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Biotech Science

Scientists Discover Proteins Controlling Evolution 436

Posted by samzenpus
from the let-the-flamewar-begin dept.
Khemisty writes "Evolutionary changes are supposed to take place gradually and randomly, under pressure from natural selection. But a team of Princeton scientists investigating a group of proteins that help cells burn energy stumbled across evidence that this is not how evolution works. In fact, their discovery could revolutionize the way we understand evolutionary processes. They have evidence that organisms actually have the ability to control their own evolution."
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Scientists Discover Proteins Controlling Evolution

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  • by ScrewMaster (602015) * on Wednesday November 12, 2008 @10:13PM (#25742411)
    can the human race auto-evolve itself larger penises?
    • Re: (Score:3, Funny)

      by Anonymous Coward

      I can see the spam now...

      And for now, only one time deal! You get BIG for LITTLE. Mircale drug for REAL results. Of this you can be. HAh. Hahhh.

    • by kandela (835710) on Wednesday November 12, 2008 @10:26PM (#25742501)
      The article says the proteins were correcting any imbalance imposed on them through artificial mutations, constantly restoring the chain to working order. If this is true I do not expect to see larger penises as the result. In fact, given the brain-penis balance displayed by your post the proteins should be working to reduce your penis size.
      • Re: (Score:3, Funny)

        by ScrewMaster (602015) *

        The article says the proteins were correcting any imbalance imposed on them through artificial mutations, constantly restoring the chain to working order. If this is true I do not expect to see larger penises as the result. In fact, given the brain-penis balance displayed by your post the proteins should be working to reduce your penis size.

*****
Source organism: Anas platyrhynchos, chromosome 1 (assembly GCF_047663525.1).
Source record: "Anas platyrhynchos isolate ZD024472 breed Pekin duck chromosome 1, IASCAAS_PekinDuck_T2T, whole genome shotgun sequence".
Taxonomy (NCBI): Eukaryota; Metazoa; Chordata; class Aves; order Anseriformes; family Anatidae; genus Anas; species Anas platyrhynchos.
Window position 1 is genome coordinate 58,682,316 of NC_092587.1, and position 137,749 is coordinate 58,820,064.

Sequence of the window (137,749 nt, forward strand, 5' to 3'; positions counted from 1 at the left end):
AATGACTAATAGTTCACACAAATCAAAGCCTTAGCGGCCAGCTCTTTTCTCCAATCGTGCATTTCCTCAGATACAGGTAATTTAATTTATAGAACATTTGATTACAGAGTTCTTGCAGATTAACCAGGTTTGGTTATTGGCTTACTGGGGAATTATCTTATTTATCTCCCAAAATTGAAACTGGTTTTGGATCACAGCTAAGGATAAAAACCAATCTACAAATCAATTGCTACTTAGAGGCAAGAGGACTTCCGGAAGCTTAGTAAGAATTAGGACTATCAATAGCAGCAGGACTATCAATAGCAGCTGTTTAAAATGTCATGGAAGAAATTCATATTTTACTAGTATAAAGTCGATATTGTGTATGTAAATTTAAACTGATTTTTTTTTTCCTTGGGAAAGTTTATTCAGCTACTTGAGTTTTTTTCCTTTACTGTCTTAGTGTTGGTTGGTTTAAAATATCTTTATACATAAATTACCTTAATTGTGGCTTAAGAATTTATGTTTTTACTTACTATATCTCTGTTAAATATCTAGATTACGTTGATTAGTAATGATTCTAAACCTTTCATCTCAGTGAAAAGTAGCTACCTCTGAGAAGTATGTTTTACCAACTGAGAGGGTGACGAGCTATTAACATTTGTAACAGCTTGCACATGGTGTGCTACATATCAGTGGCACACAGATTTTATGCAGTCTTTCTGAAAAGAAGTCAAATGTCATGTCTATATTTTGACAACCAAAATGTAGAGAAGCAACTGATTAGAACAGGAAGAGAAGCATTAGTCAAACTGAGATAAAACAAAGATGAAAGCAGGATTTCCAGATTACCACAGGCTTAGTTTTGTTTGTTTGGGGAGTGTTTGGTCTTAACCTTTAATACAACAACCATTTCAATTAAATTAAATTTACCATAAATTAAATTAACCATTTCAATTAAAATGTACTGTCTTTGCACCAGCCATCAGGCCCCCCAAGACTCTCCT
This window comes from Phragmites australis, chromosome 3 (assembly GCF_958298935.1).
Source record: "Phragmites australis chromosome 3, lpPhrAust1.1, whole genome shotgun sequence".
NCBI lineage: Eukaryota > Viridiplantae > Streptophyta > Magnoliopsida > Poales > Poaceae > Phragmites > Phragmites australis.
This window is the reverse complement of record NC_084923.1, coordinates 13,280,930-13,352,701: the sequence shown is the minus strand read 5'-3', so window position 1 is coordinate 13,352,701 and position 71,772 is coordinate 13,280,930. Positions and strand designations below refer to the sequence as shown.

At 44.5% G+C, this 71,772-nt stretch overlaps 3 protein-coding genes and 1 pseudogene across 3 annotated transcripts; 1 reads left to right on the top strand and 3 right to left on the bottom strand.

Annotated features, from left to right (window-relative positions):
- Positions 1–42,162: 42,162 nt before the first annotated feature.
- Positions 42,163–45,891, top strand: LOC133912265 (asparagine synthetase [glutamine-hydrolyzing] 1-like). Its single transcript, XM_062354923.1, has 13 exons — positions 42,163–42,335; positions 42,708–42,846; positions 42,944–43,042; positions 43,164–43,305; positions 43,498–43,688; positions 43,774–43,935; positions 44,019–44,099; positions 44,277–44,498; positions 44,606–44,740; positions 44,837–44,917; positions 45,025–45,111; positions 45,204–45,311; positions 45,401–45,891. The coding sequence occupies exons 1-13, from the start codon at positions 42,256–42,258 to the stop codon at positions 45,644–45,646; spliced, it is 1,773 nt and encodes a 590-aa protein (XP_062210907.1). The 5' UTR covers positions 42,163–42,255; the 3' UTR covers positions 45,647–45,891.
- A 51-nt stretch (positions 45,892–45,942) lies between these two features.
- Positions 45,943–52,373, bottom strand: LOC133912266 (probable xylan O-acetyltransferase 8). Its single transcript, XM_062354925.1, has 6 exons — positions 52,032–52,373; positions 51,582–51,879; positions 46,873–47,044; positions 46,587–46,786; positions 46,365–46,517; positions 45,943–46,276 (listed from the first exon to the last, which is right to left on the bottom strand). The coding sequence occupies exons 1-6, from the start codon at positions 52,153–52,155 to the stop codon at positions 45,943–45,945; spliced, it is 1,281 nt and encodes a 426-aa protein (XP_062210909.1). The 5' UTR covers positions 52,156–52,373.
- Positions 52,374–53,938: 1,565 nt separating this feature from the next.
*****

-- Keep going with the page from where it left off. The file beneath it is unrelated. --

Ouch.

      • Re: (Score:3, Informative)

        by slashnot007 (576103)

        The article says the proteins were correcting any imbalance imposed on them through artificial mutations, constantly restoring the chain to working order. If this is true I do not expect to see larger penises as the result. In fact, given the brain-penis balance displayed by your post the proteins should be working to reduce your penis size.

        While your post is humorous, the funny thing is the original poster had a point. If the only thing keeping my penis small is a feedback loop, then it should not be too hard to create a drug that interrupts that feedback loop. The downside of course is that still does not create the desired mutation in me. Nor even in my children since eggs are all created at a young age.

        • by kandela (835710) on Wednesday November 12, 2008 @11:28PM (#25742901)

          Nor even in my children since eggs are all created at a young age.

          If you are looking at increasing your penis size I'm guessing you are male. So I don't see what eggs have to do with it.